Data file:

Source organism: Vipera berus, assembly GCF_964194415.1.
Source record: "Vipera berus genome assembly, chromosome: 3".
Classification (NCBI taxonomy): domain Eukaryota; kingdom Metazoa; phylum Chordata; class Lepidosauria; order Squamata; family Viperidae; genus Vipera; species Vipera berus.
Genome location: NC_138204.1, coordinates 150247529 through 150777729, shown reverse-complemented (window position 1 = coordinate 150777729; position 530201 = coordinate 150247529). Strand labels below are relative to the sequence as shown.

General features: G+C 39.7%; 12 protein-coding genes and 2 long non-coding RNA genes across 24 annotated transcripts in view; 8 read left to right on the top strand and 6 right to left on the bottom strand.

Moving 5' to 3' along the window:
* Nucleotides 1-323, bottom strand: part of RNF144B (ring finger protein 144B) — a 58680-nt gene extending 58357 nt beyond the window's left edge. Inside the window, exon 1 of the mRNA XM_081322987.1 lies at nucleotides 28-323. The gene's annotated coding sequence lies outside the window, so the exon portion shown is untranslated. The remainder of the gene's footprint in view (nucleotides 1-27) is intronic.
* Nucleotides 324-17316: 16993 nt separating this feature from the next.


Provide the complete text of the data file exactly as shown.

Source organism: Vipera berus, assembly GCF_964194415.1.
Source record: "Vipera berus genome assembly, chromosome: 3".
Classification (NCBI taxonomy): domain Eukaryota; kingdom Metazoa; phylum Chordata; class Lepidosauria; order Squamata; family Viperidae; genus Vipera; species Vipera berus.
Genome location: NC_138204.1, coordinates 150247529 through 150777729, shown reverse-complemented (window position 1 = coordinate 150777729; position 530201 = coordinate 150247529). Strand labels below are relative to the sequence as shown.

General features: G+C 39.7%; 12 protein-coding genes and 2 long non-coding RNA genes across 24 annotated transcripts in view; 8 read left to right on the top strand and 6 right to left on the bottom strand.

Moving 5' to 3' along the window:
* Nucleotides 1-323, bottom strand: part of RNF144B (ring finger protein 144B) — a 58680-nt gene extending 58357 nt beyond the window's left edge. Inside the window, exon 1 of the mRNA XM_081322987.1 lies at nucleotides 28-323. The gene's annotated coding sequence lies outside the window, so the exon portion shown is untranslated. The remainder of the gene's footprint in view (nucleotides 1-27) is intronic.
* Nucleotides 324-17316: 16993 nt separating this feature from the next.